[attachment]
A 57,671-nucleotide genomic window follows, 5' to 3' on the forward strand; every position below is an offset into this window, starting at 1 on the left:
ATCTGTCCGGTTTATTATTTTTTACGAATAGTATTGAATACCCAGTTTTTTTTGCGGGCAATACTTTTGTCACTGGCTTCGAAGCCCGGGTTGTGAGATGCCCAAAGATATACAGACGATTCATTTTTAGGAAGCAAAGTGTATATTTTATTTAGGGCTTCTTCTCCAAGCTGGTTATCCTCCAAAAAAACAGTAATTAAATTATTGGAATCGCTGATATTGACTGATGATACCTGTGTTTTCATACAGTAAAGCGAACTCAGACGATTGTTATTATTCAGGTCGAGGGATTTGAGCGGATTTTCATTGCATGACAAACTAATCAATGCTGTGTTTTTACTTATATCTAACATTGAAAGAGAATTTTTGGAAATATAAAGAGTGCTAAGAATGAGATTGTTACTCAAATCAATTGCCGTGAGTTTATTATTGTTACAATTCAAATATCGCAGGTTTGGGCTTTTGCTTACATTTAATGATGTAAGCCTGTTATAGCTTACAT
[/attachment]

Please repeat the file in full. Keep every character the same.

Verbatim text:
A 57,671-nucleotide genomic window follows, 5' to 3' on the forward strand; every position below is an offset into this window, starting at 1 on the left:
ATCTGTCCGGTTTATTATTTTTTACGAATAGTATTGAATACCCAGTTTTTTTTGCGGGCAATACTTTTGTCACTGGCTTCGAAGCCCGGGTTGTGAGATGCCCAAAGATATACAGACGATTCATTTTTAGGAAGCAAAGTGTATATTTTATTTAGGGCTTCTTCTCCAAGCTGGTTATCCTCCAAAAAAACAGTAATTAAATTATTGGAATCGCTGATATTGACTGATGATACCTGTGTTTTCATACAGTAAAGCGAACTCAGACGATTGTTATTATTCAGGTCGAGGGATTTGAGCGGATTTTCATTGCATGACAAACTAATCAATGCTGTGTTTTTACTTATATCTAACATTGAAAGAGAATTTTTGGAAATATAAAGAGTGCTAAGAATGAGATTGTTACTCAAATCAATTGCCGTGAGTTTATTATTGTTACAATTCAAATATCGCAGGTTTGGGCTTTTGCTTACATTTAATGATGTAAGCCTGTTATAGCTTACAT